Sleep better with Circadian
I came across the Circadian method a couple of years ago when I was researching how to get a better night's sleep and trying every and anything in the process.
In a nutshell, our body clocks are controlled by circadian rhythms, which are affected by light and dark. These circadian rhythms are the reason we feel awake in the mornings and sleepy at night (ideally). Right now, with an increase in screen time and likely a lack of regular routine, you might find that you're not sleeping as well as you'd like.
Unable to fall asleep, stirring throughout the night, or waking up earlier than normal, irritability, dealing with unwanted food cravings and weight gain? Read on.
What Is It?
The circadian diet is a time-restricted way of eating working in sync with your body’s internal body clock. The ideals would mean eating during daylight hours, within a window of 12 hours or less, and then not eating at all and fasting the rest of the day/evening/night. By eating your larger meals at the start of the day and making your last meal of the day smaller and lighter.
Better gut function
Improved cell repair,
Reduction of oxidative stress and inflammation
Protection from serious diseases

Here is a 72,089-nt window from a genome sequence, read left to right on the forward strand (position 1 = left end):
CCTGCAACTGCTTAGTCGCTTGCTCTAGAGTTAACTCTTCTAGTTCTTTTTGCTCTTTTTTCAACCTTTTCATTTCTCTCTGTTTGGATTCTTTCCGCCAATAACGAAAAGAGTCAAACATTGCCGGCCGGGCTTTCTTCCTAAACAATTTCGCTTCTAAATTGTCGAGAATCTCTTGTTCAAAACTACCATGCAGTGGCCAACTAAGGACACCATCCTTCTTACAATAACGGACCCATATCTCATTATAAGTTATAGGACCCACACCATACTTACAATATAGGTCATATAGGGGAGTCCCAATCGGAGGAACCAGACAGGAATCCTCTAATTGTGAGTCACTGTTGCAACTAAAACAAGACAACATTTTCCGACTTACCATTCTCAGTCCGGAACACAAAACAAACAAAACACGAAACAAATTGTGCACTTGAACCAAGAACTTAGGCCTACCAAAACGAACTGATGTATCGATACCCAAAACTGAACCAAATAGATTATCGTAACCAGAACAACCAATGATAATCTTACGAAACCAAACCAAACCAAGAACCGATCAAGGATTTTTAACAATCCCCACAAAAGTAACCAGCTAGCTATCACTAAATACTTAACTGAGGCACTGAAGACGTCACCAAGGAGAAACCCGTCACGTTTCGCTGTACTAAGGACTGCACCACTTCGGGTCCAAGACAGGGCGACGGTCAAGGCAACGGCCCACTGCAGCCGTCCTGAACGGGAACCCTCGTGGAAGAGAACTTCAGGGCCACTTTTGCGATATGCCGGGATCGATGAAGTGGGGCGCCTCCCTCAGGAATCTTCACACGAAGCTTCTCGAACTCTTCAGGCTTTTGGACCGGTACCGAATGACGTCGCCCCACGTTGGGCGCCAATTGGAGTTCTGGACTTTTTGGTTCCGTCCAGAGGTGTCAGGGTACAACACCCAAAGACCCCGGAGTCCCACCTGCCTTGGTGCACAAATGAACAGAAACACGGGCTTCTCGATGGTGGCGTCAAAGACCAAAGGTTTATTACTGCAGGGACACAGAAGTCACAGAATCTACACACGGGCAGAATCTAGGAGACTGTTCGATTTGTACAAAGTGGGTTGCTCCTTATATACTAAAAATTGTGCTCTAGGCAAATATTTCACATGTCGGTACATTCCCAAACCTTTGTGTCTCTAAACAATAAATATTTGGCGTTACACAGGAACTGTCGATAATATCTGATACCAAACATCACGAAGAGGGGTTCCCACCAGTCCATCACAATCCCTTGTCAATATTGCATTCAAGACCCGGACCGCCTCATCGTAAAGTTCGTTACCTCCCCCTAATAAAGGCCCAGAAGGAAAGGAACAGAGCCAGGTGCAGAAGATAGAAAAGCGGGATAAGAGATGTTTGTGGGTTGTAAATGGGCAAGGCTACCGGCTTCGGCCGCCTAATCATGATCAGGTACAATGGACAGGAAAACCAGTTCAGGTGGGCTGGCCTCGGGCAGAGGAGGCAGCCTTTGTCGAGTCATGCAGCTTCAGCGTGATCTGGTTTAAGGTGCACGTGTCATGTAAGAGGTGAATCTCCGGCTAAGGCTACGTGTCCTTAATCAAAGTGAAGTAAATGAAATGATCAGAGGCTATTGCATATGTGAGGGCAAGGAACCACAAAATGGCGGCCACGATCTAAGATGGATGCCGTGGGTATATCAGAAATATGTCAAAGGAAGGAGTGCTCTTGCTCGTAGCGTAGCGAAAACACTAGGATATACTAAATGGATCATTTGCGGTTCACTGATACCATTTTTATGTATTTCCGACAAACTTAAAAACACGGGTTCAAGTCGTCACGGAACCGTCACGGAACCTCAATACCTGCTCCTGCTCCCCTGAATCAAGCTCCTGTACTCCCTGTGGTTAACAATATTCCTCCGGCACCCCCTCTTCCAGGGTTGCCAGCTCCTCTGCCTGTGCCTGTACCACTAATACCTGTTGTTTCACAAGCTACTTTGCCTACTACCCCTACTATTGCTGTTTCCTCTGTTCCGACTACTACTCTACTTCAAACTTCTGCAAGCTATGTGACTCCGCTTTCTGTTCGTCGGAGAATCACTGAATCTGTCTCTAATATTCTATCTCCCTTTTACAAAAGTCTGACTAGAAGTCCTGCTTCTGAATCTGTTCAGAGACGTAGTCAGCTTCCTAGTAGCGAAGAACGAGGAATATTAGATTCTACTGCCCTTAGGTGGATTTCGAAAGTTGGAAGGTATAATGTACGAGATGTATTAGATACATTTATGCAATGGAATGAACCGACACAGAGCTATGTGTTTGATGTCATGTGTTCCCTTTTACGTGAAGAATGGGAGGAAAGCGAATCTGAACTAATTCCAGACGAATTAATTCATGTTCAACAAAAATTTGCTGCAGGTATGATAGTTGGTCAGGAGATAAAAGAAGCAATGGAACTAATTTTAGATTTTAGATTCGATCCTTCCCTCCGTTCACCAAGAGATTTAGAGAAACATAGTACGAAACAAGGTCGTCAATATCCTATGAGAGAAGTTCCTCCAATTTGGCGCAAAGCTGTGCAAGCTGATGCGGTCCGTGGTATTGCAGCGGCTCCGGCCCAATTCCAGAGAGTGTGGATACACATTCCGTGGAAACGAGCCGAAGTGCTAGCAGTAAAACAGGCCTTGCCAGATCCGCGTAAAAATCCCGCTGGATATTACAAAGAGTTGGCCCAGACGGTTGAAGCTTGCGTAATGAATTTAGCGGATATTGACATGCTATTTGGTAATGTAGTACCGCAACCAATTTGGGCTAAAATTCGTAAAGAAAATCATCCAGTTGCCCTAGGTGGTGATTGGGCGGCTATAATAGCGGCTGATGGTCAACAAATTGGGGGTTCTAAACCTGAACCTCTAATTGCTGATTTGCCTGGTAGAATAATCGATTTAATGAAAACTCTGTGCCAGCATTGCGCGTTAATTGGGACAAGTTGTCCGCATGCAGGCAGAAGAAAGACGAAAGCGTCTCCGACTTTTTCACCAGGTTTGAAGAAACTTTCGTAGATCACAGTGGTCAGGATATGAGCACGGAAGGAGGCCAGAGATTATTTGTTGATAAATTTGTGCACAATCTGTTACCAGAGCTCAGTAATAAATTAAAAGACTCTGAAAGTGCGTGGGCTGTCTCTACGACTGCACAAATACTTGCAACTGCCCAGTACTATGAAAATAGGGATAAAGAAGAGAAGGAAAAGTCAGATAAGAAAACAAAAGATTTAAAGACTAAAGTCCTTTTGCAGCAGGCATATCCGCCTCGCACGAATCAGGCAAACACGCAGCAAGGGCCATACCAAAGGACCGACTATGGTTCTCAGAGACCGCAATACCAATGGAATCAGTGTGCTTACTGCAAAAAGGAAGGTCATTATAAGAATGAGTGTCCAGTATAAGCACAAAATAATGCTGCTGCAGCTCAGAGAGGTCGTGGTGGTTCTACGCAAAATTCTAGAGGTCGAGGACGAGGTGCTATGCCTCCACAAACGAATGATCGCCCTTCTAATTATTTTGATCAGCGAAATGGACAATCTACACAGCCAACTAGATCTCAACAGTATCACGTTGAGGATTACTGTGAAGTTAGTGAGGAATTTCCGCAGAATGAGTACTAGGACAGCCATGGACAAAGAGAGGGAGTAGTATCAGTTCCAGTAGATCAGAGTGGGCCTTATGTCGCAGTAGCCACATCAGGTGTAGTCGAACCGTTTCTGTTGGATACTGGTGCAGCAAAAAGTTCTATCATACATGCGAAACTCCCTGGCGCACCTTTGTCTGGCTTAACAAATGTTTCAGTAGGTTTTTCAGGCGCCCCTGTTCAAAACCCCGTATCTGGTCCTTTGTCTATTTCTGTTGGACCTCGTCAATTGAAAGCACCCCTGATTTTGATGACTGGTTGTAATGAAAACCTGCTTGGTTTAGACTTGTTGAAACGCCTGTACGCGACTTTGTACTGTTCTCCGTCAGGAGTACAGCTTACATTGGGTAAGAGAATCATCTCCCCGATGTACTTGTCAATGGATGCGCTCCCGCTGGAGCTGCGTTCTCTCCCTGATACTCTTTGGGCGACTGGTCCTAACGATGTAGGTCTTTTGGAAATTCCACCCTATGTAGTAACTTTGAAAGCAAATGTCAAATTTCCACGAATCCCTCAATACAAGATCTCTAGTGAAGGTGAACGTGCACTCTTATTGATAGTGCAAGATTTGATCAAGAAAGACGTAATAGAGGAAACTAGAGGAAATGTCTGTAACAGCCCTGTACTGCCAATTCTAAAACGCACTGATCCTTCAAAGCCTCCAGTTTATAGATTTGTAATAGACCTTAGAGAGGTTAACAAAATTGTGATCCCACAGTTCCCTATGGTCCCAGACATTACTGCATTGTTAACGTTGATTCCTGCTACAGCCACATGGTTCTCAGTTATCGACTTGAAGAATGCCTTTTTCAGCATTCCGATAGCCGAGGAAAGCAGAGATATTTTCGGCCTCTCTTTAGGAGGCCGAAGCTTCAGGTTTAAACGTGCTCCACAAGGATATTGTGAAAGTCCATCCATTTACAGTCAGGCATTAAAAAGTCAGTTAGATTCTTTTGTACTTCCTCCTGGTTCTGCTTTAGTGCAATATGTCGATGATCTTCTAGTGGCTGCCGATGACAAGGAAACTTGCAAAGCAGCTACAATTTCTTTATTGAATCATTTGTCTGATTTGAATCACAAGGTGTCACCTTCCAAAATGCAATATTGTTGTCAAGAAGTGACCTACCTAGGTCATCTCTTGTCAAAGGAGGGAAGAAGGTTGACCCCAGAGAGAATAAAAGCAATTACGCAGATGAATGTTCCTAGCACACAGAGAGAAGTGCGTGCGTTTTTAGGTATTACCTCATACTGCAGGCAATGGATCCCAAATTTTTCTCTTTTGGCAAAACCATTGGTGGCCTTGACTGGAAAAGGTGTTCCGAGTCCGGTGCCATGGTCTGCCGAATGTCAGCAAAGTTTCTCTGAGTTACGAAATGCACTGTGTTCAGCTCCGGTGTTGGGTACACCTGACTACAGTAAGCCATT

The circadian diet supports our internal gut like no other. Although research is still ongoing, The Migrating Motor Complex (MMC) is said to be activated every 90 minutes and initiates a cleaning wave of our digestive tract—but only if no food is present. We need to leave around 4 to 5 hours between meals for it to work properly, and around a 12-hour period at night to do its thing. Every 90 minutes when you're not eating, there's a gurgling sound which is the MMC in action, cleaning the digestive tract of residual food, secretions, and cellular waste - clever!
The first meal you have in the day is your break-fast, no matter what time, and yes, even a coffee opens your 'eating window'. "The earlier you finish eating each day the better—research shows the insulin response is better in the first half of the day and worse in the second half.
If your first meal is taken at 10 a.m you should finish eating by 8 pm for a 10-hour window, working towards an eventual 6 p.m. finish for an 8-hour window. Finishing eating earlier helps with melatonin production and therefore, sleep.
Have a full break-fast - to include fiber, protein, and healthy fats
Eat min 4 hours before bed
Avoid starchy carbs in your evening meal - instead, make it protein and veg!
Eating a variety of colorful vegetables at each meal
Get your protein in! e.g.poultry, eggs, natural or greek yogurt, fish, quinoa, lentils, nuts, seeds, whole grains, and beans
Reduce caffeine and alcohol intake, instead drink lots of water (2L rule)
Research into circadian rhythms is ongoing and it goes beyond just diet. Here are some quick and easy ways to give your circadian rhythms a quick tune-up:
Get some sunlight on your face first thing
Set the same time to wake up and go to bed, even on weekends
Support Your Digestion and Chew your food well as
Avoid drinking too much with a meal to prevent diluting your digestive enzymes.
Relax post-meal to aid digestion
fully digest before you eat again - circa 4 hours